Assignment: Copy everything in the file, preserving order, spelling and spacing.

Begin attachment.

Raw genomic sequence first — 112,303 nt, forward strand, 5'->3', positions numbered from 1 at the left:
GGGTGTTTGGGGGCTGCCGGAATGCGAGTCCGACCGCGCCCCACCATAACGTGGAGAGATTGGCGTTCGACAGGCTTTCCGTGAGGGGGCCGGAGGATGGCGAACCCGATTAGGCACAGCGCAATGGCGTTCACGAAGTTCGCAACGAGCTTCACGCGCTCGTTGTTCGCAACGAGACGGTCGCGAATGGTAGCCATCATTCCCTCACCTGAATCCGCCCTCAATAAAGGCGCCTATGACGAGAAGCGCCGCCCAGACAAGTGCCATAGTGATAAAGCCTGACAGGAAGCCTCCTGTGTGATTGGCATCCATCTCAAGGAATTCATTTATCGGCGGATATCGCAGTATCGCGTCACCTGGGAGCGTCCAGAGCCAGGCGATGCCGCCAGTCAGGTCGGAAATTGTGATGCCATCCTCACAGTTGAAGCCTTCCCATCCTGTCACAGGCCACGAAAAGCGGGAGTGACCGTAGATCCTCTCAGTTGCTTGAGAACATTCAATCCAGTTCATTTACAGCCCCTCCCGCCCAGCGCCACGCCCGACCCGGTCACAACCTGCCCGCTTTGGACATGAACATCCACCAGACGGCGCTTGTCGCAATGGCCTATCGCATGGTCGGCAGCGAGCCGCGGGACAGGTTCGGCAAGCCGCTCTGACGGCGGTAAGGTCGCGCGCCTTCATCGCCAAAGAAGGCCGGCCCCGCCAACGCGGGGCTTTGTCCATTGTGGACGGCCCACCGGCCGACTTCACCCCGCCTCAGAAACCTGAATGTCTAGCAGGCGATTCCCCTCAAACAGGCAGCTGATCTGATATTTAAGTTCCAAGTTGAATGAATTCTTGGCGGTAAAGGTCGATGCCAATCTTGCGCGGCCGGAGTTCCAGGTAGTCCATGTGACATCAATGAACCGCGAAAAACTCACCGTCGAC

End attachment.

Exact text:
Raw genomic sequence first — 112,303 nt, forward strand, 5'->3', positions numbered from 1 at the left:
GGGTGTTTGGGGGCTGCCGGAATGCGAGTCCGACCGCGCCCCACCATAACGTGGAGAGATTGGCGTTCGACAGGCTTTCCGTGAGGGGGCCGGAGGATGGCGAACCCGATTAGGCACAGCGCAATGGCGTTCACGAAGTTCGCAACGAGCTTCACGCGCTCGTTGTTCGCAACGAGACGGTCGCGAATGGTAGCCATCATTCCCTCACCTGAATCCGCCCTCAATAAAGGCGCCTATGACGAGAAGCGCCGCCCAGACAAGTGCCATAGTGATAAAGCCTGACAGGAAGCCTCCTGTGTGATTGGCATCCATCTCAAGGAATTCATTTATCGGCGGATATCGCAGTATCGCGTCACCTGGGAGCGTCCAGAGCCAGGCGATGCCGCCAGTCAGGTCGGAAATTGTGATGCCATCCTCACAGTTGAAGCCTTCCCATCCTGTCACAGGCCACGAAAAGCGGGAGTGACCGTAGATCCTCTCAGTTGCTTGAGAACATTCAATCCAGTTCATTTACAGCCCCTCCCGCCCAGCGCCACGCCCGACCCGGTCACAACCTGCCCGCTTTGGACATGAACATCCACCAGACGGCGCTTGTCGCAATGGCCTATCGCATGGTCGGCAGCGAGCCGCGGGACAGGTTCGGCAAGCCGCTCTGACGGCGGTAAGGTCGCGCGCCTTCATCGCCAAAGAAGGCCGGCCCCGCCAACGCGGGGCTTTGTCCATTGTGGACGGCCCACCGGCCGACTTCACCCCGCCTCAGAAACCTGAATGTCTAGCAGGCGATTCCCCTCAAACAGGCAGCTGATCTGATATTTAAGTTCCAAGTTGAATGAATTCTTGGCGGTAAAGGTCGATGCCAATCTTGCGCGGCCGGAGTTCCAGGTAGTCCATGTGACATCAATGAACCGCGAAAAACTCACCGTCGAC